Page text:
The short answer is YES! With nothing resembling education, they lose the momentum they gained week over week all through the school year. But, we don’t have to rain on their parade in order to maintain their academic success.
Like every parent out there, I want my kids to have a really fun summer. Like every parent out there, I want my kids to get a great education. NWEA testing at my son’s school a few years ago showed that students gained 1.7 years of educational growth during the school year, and lost 1 year over summer break! As someone who works with students in remedial reading, I can tell you that my typical student loses 1 to 3 reading levels in just 2 months of summer break. This is something that plagues the hearts and minds of every educator I know.
Much to my dismay, I can’t make my students exercise their brains over the summer, but I have begun to take a look at my own children. I could just enforce a certain amount of time they must spend reading a book every day. That goes a long way to helping maintain their educational progress, so I’m not slinging mud a that! If my students’ grown-up(s) would just do that I’d be on cloud nine! I have to reign on my own kids like a Spring storm all summer long to make daily reading happen. So if that’s what I have to do anyway, this year I’m trying something a little different.
I gave the boys a few weeks to relax while I furiously wrote four really intense papers on cognitive development in order to finish up my own college term after my last day of work. I told the boys to read something every day; I watched to see what they would do without me riding them. They didn’t pick up a book; not once. So, today I assigned a research project to each of them. One child laughed at me; the other one cried.
I’ll tell you a little secret; there are things kids think they hate but once you get them to start doing it, you can’t get them to stop. PowerPoint is a fun program. It has progressed to the point that it is pretty easy to use. And you can make things spin, wobble, fly around, and explode complete with sound effects. Kids like that. Kids LOVE that. And it’s an extremely valuable skill for a vast array of jobs!
So, my 9th grader is researching political parties. His goal is to find out how and when they started, what they believe, who leads them, a few famous (or infamous!) members, what they use as their symbol and why. By the time he enters college, it is imperative that he know the difference between education and indoctrination. High school is his opportunity to ask questions and build on this foundation, so he needs to know what questions to ask.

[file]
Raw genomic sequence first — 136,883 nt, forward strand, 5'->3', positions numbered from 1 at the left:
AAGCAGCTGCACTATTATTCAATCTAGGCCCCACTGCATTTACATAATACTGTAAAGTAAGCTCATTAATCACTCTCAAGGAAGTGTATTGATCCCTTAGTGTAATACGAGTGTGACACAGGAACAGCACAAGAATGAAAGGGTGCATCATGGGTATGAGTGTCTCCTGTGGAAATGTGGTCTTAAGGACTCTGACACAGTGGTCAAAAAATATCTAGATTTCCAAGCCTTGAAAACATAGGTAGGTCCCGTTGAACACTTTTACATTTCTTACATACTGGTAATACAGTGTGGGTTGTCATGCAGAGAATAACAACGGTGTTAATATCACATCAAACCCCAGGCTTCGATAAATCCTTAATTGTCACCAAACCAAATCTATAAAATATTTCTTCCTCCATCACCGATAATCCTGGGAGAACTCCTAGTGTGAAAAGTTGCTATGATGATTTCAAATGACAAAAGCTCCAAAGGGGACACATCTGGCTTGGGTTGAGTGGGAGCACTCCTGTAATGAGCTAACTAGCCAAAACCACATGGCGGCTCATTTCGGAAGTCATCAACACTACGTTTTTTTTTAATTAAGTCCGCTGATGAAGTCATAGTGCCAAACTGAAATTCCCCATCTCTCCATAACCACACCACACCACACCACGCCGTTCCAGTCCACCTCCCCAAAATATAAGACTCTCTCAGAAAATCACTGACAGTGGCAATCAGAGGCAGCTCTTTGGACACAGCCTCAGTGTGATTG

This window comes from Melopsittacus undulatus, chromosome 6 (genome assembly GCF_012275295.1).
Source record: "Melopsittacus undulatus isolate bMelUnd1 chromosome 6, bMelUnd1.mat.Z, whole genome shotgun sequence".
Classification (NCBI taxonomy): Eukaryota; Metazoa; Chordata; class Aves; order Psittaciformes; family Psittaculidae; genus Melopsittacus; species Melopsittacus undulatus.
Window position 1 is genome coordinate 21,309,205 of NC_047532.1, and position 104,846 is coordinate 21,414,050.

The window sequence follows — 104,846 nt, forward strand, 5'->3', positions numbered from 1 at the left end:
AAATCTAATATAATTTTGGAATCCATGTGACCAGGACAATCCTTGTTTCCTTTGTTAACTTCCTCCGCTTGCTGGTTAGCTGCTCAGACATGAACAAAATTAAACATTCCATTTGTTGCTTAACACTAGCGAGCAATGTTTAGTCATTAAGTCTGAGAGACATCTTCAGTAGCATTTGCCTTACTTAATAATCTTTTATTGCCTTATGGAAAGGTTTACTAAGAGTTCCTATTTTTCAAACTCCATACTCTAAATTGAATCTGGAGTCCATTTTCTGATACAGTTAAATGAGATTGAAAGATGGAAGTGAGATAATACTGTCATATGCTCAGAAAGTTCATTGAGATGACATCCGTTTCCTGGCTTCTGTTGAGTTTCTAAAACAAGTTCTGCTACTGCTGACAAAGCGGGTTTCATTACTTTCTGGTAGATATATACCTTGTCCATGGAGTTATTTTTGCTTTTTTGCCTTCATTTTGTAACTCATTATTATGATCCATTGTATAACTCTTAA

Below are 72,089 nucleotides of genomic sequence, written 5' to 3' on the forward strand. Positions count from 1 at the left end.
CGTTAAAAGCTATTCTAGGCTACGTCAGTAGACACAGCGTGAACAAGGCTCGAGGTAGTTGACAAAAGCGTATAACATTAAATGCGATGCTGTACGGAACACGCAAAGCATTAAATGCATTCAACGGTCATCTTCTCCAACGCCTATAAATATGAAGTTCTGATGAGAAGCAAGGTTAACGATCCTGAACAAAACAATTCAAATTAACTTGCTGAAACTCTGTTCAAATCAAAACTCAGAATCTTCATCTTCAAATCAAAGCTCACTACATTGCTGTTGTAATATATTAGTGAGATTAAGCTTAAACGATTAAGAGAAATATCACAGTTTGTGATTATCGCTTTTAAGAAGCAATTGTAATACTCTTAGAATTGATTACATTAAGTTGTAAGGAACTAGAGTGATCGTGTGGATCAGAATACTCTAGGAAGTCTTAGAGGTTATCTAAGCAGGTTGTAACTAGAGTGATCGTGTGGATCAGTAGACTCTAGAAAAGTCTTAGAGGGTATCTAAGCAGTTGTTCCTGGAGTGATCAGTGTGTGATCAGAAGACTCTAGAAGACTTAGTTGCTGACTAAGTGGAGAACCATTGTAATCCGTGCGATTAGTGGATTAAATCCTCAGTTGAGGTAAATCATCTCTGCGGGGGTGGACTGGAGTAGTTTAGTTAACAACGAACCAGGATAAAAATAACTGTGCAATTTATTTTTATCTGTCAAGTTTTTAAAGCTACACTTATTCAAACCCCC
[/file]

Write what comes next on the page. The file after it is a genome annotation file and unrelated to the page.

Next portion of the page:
My 6th grader is gathering all of the base data on every US President since 1960. I have given him a list of what I want him to find out about them; it isn’t brain surgery and it’s easy to find. I want to know: their name, the names of their wives and children, date of birth/death, dates in office, President # i.e. Obama is our 44th President, political party, and one or two things that we remember about their Presidency. He has to include a picture of each of them.
Let me repeat, there are things that kids think they hate until they start doing it; then you can’t get them to stop. Whenever I assign my students a Venn Diagram they moan and groan and the mentors look at me like I’m nuts. Then they start comparing and contrasting. When class is over I can’t pry them away from the thing. “OK, Mrs. W, hold on. I just remembered that this is different and I don’t have it on here. Can I take this with me?! Can we do this again tomorrow? PLEEEEEASE??” Everyone is laughing and communicating and comparing and contrasting and learning. The kids don’t hate me anymore. The mentors stop to thank me on their way out the door for making the time so fun. It’s all in how you set up a task.
So my sons have to give this one hour per day, only on the week days. All of their research can be done on the internet. Do you know how fast an hour goes when you’re Googling and scanning for facts? Do you know how many skills and brain activities are being used and developed here? Their final presentation is to be in PowerPoint which they both LOVE. I expect to see things floating and flying, sizzling and spinning. They have to create one artifact that is tangible. It can be anything that relates to their topic–something they draw, or cut out, or glue together, or find somewhere. This project is due the day before I go back to work (July 29th), so they have plenty of time.
Last night they reluctantly started their research. Guess what. They found facts! They came to me with lists and they were proud of what they had. They had questions! When a kid has questions, they’re interested. So they don’t hate me anymore, they’re not laughing at me, and they’re not crying. Best of all, they’re thinking. One of them just came to where I’m sitting and writing this with news on in the background, and started asking me intelligent questions about the public figure being interviewed on the TV. It’s someone he recognizes as a former Vice Presidential candidate.
I believe that this summer project will wind up being interesting for them, and will help maintain their education level, while not sucking all of the fun out of their summer.